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The fact that $\mathbb{Z}[i]\otimes_{\mathbb{Z}}\mathbb{R}\cong\mathbb{C}$ only as $\mathbb{Z}$-modules follows as $\mathbb{Z}[i]\cong\mathbb{Z}^{\oplus 2}$ and $\mathbb{Z}^{\oplus 2}\otimes_{\mathbb{Z}}\mathbb{R}\cong\mathbb{R}^{\oplus 2}\cong\mathbb{C}$. If you need to use the universal property of tensor products somewhere, it can be used in showing that ...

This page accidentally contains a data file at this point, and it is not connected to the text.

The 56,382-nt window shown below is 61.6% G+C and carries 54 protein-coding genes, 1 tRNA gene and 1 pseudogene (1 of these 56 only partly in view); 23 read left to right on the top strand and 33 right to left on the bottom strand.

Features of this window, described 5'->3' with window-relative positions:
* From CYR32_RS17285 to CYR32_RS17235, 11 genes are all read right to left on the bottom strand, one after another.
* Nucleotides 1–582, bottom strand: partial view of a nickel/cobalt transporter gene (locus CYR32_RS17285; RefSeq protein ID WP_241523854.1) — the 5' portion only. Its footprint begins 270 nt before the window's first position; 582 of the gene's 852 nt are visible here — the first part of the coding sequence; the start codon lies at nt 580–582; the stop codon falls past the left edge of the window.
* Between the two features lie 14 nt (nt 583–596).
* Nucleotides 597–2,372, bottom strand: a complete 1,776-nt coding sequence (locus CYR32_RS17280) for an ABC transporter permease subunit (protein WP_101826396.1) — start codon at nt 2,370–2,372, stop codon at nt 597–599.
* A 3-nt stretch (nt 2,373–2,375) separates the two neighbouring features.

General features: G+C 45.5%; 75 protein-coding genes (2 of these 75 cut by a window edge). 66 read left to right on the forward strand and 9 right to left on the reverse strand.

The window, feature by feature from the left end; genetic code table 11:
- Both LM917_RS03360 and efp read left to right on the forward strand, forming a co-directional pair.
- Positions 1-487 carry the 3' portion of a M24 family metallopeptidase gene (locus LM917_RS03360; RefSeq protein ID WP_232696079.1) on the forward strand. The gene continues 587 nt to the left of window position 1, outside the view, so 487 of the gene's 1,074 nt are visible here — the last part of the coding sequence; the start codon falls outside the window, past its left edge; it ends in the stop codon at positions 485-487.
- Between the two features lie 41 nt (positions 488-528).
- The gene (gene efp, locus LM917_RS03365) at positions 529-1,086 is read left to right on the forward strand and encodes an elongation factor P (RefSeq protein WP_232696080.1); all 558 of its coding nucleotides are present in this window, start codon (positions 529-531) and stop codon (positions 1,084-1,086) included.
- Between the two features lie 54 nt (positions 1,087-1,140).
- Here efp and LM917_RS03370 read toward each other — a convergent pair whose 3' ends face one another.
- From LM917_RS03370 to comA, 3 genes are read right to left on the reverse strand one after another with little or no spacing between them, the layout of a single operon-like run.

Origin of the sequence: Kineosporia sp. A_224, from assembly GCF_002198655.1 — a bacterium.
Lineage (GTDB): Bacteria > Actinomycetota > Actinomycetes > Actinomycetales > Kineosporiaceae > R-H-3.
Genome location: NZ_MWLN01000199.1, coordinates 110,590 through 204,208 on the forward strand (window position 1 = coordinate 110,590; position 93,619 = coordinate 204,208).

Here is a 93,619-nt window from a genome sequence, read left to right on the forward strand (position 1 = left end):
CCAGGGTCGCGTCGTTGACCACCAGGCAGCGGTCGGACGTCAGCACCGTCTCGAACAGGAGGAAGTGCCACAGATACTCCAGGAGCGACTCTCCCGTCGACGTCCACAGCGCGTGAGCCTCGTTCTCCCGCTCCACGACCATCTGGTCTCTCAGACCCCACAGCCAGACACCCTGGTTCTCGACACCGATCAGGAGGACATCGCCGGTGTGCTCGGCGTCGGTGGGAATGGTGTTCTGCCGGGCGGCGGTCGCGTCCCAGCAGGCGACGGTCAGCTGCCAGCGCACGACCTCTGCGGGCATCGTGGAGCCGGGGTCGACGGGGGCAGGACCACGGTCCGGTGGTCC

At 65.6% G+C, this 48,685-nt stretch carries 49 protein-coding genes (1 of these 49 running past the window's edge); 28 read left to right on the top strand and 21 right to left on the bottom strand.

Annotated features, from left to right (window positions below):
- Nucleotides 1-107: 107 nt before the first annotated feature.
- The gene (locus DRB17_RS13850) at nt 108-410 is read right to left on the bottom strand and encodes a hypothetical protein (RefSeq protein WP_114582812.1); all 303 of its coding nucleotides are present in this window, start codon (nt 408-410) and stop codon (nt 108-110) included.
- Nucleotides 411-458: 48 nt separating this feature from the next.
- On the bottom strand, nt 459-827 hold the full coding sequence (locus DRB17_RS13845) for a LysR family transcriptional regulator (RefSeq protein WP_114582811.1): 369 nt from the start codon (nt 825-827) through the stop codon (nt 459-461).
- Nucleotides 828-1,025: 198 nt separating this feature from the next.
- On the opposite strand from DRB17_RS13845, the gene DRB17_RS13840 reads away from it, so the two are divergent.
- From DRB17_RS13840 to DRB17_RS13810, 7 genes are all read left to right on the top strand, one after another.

The map you wrote is not an isomorphism. It is instead a map that arguably parametrizes (though not uniquely) all multiples of the diagonal map $M\rightarrow M^{\oplus n}$ (where the multiple, depending on an element $(r_1,\ldots,r_n)$ of $R^{\oplus n}$, is $\prod_ir_i$). This is why, as you observe, you could make a similar argument for $R^{\oplus n}\times ... 3 The set of$R$-bilinear maps$f: R\times N\to P$is in natural bijection with the set of$R$-linear maps$g:N\to P$. The correspondence is obtained by setting$f(r,n) = g(rn)$. 3 Suppose$\alpha_{m+1}f(v_{m+1})+\dots+\alpha_nf(v_n)=0$. This can be rewritten as $$f(\alpha_{m+1}v_{m+1}+\dots+\alpha_nv_n)=0$$ that is, $$\alpha_{m+1}v_{m+1}+\dots+\alpha_nv_n\in\ker(f)$$ In particular, $$\alpha_{m+1}v_{m+1}+\dots+\alpha_nv_n= \beta_{1}v_1+\dots+\beta_mv_m$$ for some scalars$\beta_1,\dots,\beta_m$. Therefore ... 3 The definition of the tensor product is$(f \otimes g)(u,v) = f(u)g(v)$. You should be able to check that whenever$f,g \in T^*$(i.e. are linear), their product$f \otimes g$is bilinear; and the product$f \otimes f$is symmetric and weakly positive definite. Thus the action of$dx \otimes dx$on a pair$u,v$of tangent vectors is $$(dx \otimes dx)(u,v) = ... 3 One reason why one needs the bilinear map (or multilinear in general), instead of just going ahead to define a map on the tensor product, is that one needs to show that the latter is well-defined. So it may be easy to define some A \otimes B \rightarrow C, but it actually may be quite hard to prove that it is well-defined. On the other hand, once a ... 2 The proof constructs two subalgebras C and D of A. You want to show that C\otimes D\simeq A, so you need to give an isomorphism C\otimes D\to A. The tensor product of two algebras X and Y has the following universal property : for any algebra Z, any two morphisms f: X\to Z and g: Y\to Z such that f(x)g(y)=g(y)f(x) for all x\in X, ... 2 Consider G=\Bbb Z[x], H= \Bbb R treated as \Bbb Z-modules. Then for everything to be an elementary tensor would mean that every polynomial in \Bbb R[x]\cong\Bbb Z[x]\otimes_{\Bbb Z}\Bbb R is of the form r\cdot p(x) for some r\in\Bbb R and p(x)\in\Bbb Z[x]. 2 In general this is not true: for instance that \mathbb{Z}_p \otimes_\mathbb{Z} \mathbb{Z}_q \cong \{ 0\} if \gcd(p,q)=1. 2 No. To show it's injective, you have to show that, if \;\sum r_i\otimes m_i\mapsto\sum r_im_i=0, then \;\sum r_i\otimes m_i=0. But that is because \;\sum r_i\otimes m_i=\sum 1\otimes r_im_i=1\otimes0=0. 2 An element of the domain of T is of the form (f_1,\dots, f_k, v_1, \dots, v_l),\, f_1,\dots,f_k\in V^*, v_1,\dots,v_l \in V, so the first k elements of T should be able to take elements of V^* and the next l terms should be able to take elements of V, hence v_{\mu_1} \otimes \cdots \otimes v_{\mu_k}(f_1,\dots, f_k) first, and v^{{\nu_1}^*} ... 2 The key is that, for any injective representations (i.e., *-homormophisms, so in particular f and g),$$ \|\sum a_j\otimes b_j\|_\min=\|(f\otimes g)\left(\sum a_j\otimes b_j\right)\| $$(technically, this might require using a further set of faithful representations to get embeddings A\hookrightarrow B(H), B\hookrightarrow B(K), but it doesn't ... 2 HINT: show that every element of \mathbb{Z}/m\mathbb{Z}\otimes\mathbb{Z} is equal to one of the form [k]\otimes 1 for some k\in\{0, . . . , m-1\}. It will be enough to show this for elements of the form [x]\otimes y. 2 Here's a counterexample. Take A=k[x]/(x^2) and M=N=A/(x). Then \operatorname{Hom}(M,A)\cong M, generated by the map f:1\mapsto x, and \operatorname{Hom}(A,M)\cong M, generated by the map g:1\mapsto 1. The tensor product \operatorname{Hom}(M,A)\otimes \operatorname{Hom}(A,M) is then also isomorphic to M, generated by f\otimes g. But ... 2 Let U and V be free modules over a nontrivial commutative ring R and let \alpha:U\to R and \beta:V\to R be two R-linear maps which have 1 in their image; such things are easily seen to exist using freeness. Then using the properties of tensor products you can show that there is a morphism of abeelian groups f:U\otimes_RV\to R such that for ... 1 The notation in the C^* literature for tensor products is far from uniform. But yes, as K(H) is nuclear, it doesn't matter which C^*-norm you put on K(H)\otimes A, they are all the same. 1 It's much easier to show that if A, B and C are R-modules (commutative R, for simplicity), then$$ (A\oplus B)\otimes_R C\cong (A\otimes_R C)\oplus (B\otimes_R C) $$The bilinear map (A\oplus B)\times C is$$ ((a,b),c)\mapsto (a\otimes c,b\otimes c) $$and it's quite easy to show that this satisfies the universal property. By induction, we get ... 1 Intuitively, any R bilinear map f:R \times N \to M is really a linear map from N to M in disguise, for if g is a linear map from N to M, then we may define f by letting f(1,n) = g(n), extended to a unique bilinear extension. The details are then trivial. Let f: R \times N \to M be a bilinear map. Given your projection map (r,n) \mapsto ... 1 how exactly to represent specific linear transformations in tensor notation. Indeed every linear map A:V\rightarrow W has a representation as a tensor T\in V^{*}\otimes W such that \forall x\in V:Ax=T(x)\in W. In chosen bases,$$ T=\sum a_{ij}\;v_j^*\otimes w_{i} $$where a_{ij} is the matrix of the linear map and \{v_j^*\} is the basis in ... 1 We have that \mathbb Z[X]\otimes_\mathbb Z\mathbb R\cong \mathbb R[X] because both are free commutative \mathbb R-algebras over one element. It immediately follows that \mathbb Z[i]\otimes_\mathbb Z\mathbb R\cong \mathbb R[i]\cong\mathbb C 1 Here is another way to do it: you can just write down a module homomorphism \mathbb{Z}[i]\otimes \mathbb{R}\to \mathbb{C} by a+bi\otimes r \mapsto ra+rbi, and show that it is an isomorphism. To see injectivity for example, you can say that if ra + rbi = 0 then ra = rb = 0 and hence r = 0 or a=b=0 in which case the tensor a+bi\otimes r = 0, so ... 1 Ok, lets formalise all that have been said in the comments: Let (v_1,\dots,v_n) and (v^1,\dots,v^n) be basis of V_p and V^*_p, respectively. Take a tensor \tau \in \mathcal{T}^r_s(V_p), and pick indexes k \leq r, l \leq s. Then we define the contraction C^k_l\tau \in \mathcal{T}^{r-1}_{s-1}(V_p) as ... 1 Tensor products of c.p. faithful maps with respect to the minimal norm are faithful: D. Avitzour, Free products of C*-algebras, Trans. Amer. Math. Soc. 271 (1982), 423–435. Certainly, *-homomorphisms are c.p. 1 For finite dimensional vector spaces, we have an isomorphism V \cong V^{**}, so you are really using a basis of V^{**} 1 So with the help of @Winther, the solution is as follows:$$ U = \frac{1}{r^3}\left(\vec{P}\cdot\vec{Q} - \dfrac{3(\vec{P}\cdot\vec{r})(\vec{Q}\cdot\vec{r})}{r^2}\right) \equiv \frac{1}{r^3}P_iT_j^iQ^j\\ \vec{P}\cdot\vec{Q} - \dfrac{3(\vec{P}\cdot\vec{r})(\vec{Q}\cdot\vec{r})}{r^2} = P_iT_j^iQ^j\\  P^ke_kQ_le^l- ... 1 Not necessarily. A counter-example would be the sub-algebra of the algebra of$3\times 3$matrices described by $$A = \begin{pmatrix} k & k & k \\ 0 & 0 & k \\ 0 & 0 & k \end{pmatrix}.$$ For this algebra,$\mu:A\otimes A\to A$is surjective, but there cannot be an identity element, since there are no$X\in A$such that $$X\cdot ... 1 Here is a very low dimensional example: consider a two dimensional vector space V with basis \left\{v_1,v_2\right\}. Then \left\{v_1\otimes v_1, v_2\otimes v_1,v_1\otimes v_2, v_2\otimes v_2\right\} is a basis of V\otimes V. You can easily show that$$v_1\otimes v_2+v_2\otimes v_1\neq u\otimes w$$for all$u,w\in V$. Edit: Be sure to work out the ... 1 Tensor product of vector spaces and algebras are both special cases of tensor product of modules. Indeed a vector space is just a module over some field and an algebra is just a module that has a ring structure. So you really need to understand the tensor product of modules to get the big picture. To make things easy it is better to focus on commutative ... 1 Tensor product is an "external" operation. It takes two completely unrelated algebras$A$and$B$and it spits out a new algebra$A \otimes B$that only depends on the data of$A$and$B$taken separately.$A$and$B$could be the same algebra, subalgebras of a bigger algebra, it won't matter from the point of view of$\otimes$. The product you define is an ... 1 (This works only for commutative$k$-algebras.) Hint. One can define a ring homomorphism$A\otimes_kA\to A$by$\sum a_i\otimes b_i\mapsto\sum a_ib_i\$.